Urban condo dwellers are accustomed to the exterior cacophony of street and air traffic, construction, emergency sirens, and inside, by loud neighbours, the buzzing rumble of the washer-dryer, or a booming voice from a television. But while it may simply become the familiar, irritating soundtrack of city life, it’s worth recognizing that research suggests that noise can contribute to anxiety, depression, and heart problems.
It can also lead to legal headaches, having become second most common cause — right behind moisture problems — for litigation in new buildings.
Effective, sustainable new building products and technologies are part of the solution, according to Ben Flanagan, vice-president of the Quebec-based SONOpan www.sonopan.com , which makes eco-friendly sound-proofing panels.
It’s the newest product made by the company, which has been around since 1947. Having been through several owners, the focus has been consistently on fibre-board; today, the Louisville, Quebec-based facility produces some 130 million square feet of soundproofing, thermal insulation, and commercial roofing product each year.
While the latter accounts for about 75 per cent of product the 100 or so employees churn out, the company sees enormous potential in soundproofing.
“It’s a category we are really focusing on,” says Flanagan, “because we really see a future for it.” Interest is being driven, he adds, by homeowners — especially in multi-unit residential buildings.
“People are paying a million dollars for a very small unit. They get the luxury finishes, floors, counters, lighting — but there is no quality of life because they hear everything that is going on next door. I think builders are getting pressure to build better,” he says.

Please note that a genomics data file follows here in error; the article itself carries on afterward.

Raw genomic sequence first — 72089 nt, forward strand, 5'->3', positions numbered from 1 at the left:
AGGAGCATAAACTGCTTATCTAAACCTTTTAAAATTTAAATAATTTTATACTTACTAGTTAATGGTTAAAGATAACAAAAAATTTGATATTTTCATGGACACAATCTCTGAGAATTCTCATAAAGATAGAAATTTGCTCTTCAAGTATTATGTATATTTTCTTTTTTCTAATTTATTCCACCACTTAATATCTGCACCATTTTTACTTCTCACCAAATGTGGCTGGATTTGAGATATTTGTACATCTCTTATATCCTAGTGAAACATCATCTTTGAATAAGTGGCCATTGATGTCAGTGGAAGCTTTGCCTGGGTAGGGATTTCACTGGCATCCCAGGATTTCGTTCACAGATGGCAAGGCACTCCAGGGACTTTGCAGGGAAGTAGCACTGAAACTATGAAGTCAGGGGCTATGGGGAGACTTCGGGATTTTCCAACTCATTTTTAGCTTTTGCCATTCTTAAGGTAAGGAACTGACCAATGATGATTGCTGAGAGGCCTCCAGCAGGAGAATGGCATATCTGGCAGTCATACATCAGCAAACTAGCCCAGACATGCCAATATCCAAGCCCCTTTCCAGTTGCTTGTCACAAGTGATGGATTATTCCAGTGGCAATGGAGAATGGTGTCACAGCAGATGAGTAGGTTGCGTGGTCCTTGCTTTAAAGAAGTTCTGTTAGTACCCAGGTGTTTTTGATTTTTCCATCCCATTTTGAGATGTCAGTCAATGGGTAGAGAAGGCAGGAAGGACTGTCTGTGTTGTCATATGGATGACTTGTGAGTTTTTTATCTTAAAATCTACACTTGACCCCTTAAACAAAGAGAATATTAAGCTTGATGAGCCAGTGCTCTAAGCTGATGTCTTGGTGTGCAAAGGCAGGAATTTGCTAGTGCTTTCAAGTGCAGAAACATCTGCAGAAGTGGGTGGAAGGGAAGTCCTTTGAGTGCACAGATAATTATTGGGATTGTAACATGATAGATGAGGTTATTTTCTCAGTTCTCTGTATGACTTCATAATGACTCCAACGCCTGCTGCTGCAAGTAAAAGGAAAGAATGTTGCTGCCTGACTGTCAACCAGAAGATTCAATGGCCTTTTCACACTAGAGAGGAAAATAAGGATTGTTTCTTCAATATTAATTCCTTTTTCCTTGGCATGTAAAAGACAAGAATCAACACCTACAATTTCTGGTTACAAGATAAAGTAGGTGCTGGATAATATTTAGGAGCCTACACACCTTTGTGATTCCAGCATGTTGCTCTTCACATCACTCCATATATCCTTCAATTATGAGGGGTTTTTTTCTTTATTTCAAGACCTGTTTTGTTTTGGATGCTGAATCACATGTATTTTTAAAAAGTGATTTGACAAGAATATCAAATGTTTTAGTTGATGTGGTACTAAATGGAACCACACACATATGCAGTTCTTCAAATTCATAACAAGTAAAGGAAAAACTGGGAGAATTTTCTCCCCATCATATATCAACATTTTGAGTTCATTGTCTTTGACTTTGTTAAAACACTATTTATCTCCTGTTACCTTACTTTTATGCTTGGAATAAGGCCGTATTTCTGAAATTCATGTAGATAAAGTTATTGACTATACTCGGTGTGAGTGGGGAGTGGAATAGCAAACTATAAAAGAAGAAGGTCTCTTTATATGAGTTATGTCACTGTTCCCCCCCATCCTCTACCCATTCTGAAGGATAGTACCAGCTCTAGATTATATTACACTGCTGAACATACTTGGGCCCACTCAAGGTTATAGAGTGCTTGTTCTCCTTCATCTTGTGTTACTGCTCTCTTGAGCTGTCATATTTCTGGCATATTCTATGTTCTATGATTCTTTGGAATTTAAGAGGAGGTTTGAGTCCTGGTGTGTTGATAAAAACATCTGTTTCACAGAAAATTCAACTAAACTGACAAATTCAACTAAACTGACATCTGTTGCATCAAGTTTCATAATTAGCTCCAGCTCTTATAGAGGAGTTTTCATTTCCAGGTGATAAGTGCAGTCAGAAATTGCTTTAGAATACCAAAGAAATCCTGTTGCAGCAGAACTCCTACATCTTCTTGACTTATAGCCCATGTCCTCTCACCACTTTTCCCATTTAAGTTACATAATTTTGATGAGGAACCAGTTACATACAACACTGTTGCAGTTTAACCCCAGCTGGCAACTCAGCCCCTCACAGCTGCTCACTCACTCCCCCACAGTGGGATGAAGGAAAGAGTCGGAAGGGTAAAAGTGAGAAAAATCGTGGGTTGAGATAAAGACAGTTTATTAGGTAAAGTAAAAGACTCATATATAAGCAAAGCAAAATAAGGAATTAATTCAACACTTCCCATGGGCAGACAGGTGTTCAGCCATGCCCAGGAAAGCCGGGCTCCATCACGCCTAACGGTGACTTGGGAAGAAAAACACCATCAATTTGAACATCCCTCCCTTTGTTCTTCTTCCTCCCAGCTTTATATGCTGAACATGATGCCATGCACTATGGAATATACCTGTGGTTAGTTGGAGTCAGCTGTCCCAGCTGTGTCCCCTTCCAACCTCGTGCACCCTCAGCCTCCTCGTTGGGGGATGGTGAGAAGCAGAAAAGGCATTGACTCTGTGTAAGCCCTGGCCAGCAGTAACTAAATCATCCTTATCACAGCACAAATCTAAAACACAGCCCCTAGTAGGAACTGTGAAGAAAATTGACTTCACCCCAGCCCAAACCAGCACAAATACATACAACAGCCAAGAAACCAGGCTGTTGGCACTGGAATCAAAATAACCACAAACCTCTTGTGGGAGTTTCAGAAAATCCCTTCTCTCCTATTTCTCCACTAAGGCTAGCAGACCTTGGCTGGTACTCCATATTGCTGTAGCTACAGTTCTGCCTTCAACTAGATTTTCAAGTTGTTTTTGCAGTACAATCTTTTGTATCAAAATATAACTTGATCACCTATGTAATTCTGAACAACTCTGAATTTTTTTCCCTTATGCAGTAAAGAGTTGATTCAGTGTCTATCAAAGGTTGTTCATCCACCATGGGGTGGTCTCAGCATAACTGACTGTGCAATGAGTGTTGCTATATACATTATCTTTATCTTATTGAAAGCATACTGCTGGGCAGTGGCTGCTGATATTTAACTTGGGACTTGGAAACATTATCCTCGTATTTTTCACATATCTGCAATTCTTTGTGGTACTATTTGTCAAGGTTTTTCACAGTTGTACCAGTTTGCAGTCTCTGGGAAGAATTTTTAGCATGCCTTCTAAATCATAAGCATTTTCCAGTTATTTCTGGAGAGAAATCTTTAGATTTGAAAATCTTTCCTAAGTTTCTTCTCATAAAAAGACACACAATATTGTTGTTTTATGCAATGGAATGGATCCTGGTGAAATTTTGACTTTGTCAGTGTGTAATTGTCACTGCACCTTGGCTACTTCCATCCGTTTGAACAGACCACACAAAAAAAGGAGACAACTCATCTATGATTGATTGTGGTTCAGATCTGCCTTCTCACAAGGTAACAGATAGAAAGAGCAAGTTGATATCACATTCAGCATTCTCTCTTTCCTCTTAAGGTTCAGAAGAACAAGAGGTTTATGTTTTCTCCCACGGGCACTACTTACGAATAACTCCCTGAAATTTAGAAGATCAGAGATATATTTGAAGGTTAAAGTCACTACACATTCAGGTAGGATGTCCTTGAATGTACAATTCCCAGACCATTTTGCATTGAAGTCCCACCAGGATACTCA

Installation of SONOpan can be done by pros or by a handy DIYer, in which case it would come in at about $1 a square foot. It’s widely available at building supply stores.
The best time to install the lightweight four- by eight- foot panels is before drywall goes up, but it can also be sandwiched between layers of drywall: an idea that’s do-able, but possibly not ideal in a condo application where every inch is precious.
The product, made in Quebec, is composed of recycled material; 60 per cent from post-consumer material and 40 per cent from such post-industrial sources as the manufacture of wood furniture, flooring, and other products. There’s no formaldehyde or VOC (volatile organic compounds), says Flanagan, adding that the company also monitors its environmental impact on forest resources.
The eco-friendly nature of the product is increasingly a draw for consumers, says Flanagan. “What has changed is that now a lot of homeowners will ask what’s in the paint, what exactly is going in the walls, whether it’s safe to breathe it in.”
Flanagan says SONOpan is “the healthiest product out there” in part because it’s made through a wet process that binds fibres with wax and starch, as opposed to the glue and chemical used in a “dry” process. All water used in the recipe gets recycled through a closed loop system, and any product that’s not up to scratch is recycled into a subsequent batch.
While there’s still lots of education needed about the effect of sound on health, and about ways to reduce noise in multi-level residential buildings, Flanagan says the idea of designing with soundproofing in mind is gaining traction.
“The big thing for us right now,” says Flanagan, “is to show that we can help people get the quality of life that lets them enjoy their home more, and do it in a way that doesn’t harm the environment. “